NBN Co and Telstra have built safeguards into the fibre-to-the-curb (FTTC) rollout to ensure new connections actually work before the legacy ADSL service is disconnected.
The safeguards were jointly drafted to ensure passage of an amendment to the regulated migration plan for moving customers off Telstra infrastructure and onto the NBN.
Both Optus and the Australian Communications Consumer Action Network (ACCAN) raised concerns last year that FTTC disconnection processes being proposed could see customers left without a working internet connection.
“The existing Telstra legacy services would be disconnected 10 to 20 days after NBN Co has connected the FTTC service,” the ACCC said.
“This would occur irrespective of whether or not there was confirmation of a working FTTC service.”
That “could have resulted in people being left without a phone or internet service before their FTTC service was operating,” ACCC chairman Rod Sims said in a statement.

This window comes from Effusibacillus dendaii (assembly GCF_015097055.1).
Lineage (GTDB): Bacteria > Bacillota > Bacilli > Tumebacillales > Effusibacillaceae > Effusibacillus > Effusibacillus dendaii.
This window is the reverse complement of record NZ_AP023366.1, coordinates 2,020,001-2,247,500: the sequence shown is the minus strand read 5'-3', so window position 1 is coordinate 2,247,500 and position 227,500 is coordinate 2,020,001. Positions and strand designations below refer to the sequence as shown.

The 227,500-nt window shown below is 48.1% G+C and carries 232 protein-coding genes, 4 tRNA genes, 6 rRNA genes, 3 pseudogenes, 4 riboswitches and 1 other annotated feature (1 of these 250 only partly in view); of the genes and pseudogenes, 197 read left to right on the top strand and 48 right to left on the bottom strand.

NBN Co has now altered processes at its end to prevent this from occurring.
“NBN Co have now agreed to change connection processes and undertake data testing to ensure FTTC services are operating prior to disconnection of existing services,” Sims said.
The agreed rules mean that “if no data traffic is detected from an FTTC-connected premises after 30 calendar days, NBN Co will cancel the FTTC order”, the ACCC said.
“Where an FTTC order is cancelled, the premises will not be included on the daily migration file sent to Telstra that triggers legacy service disconnection,” it said.
The FTTC network is expected to be commercially launched sometime this month.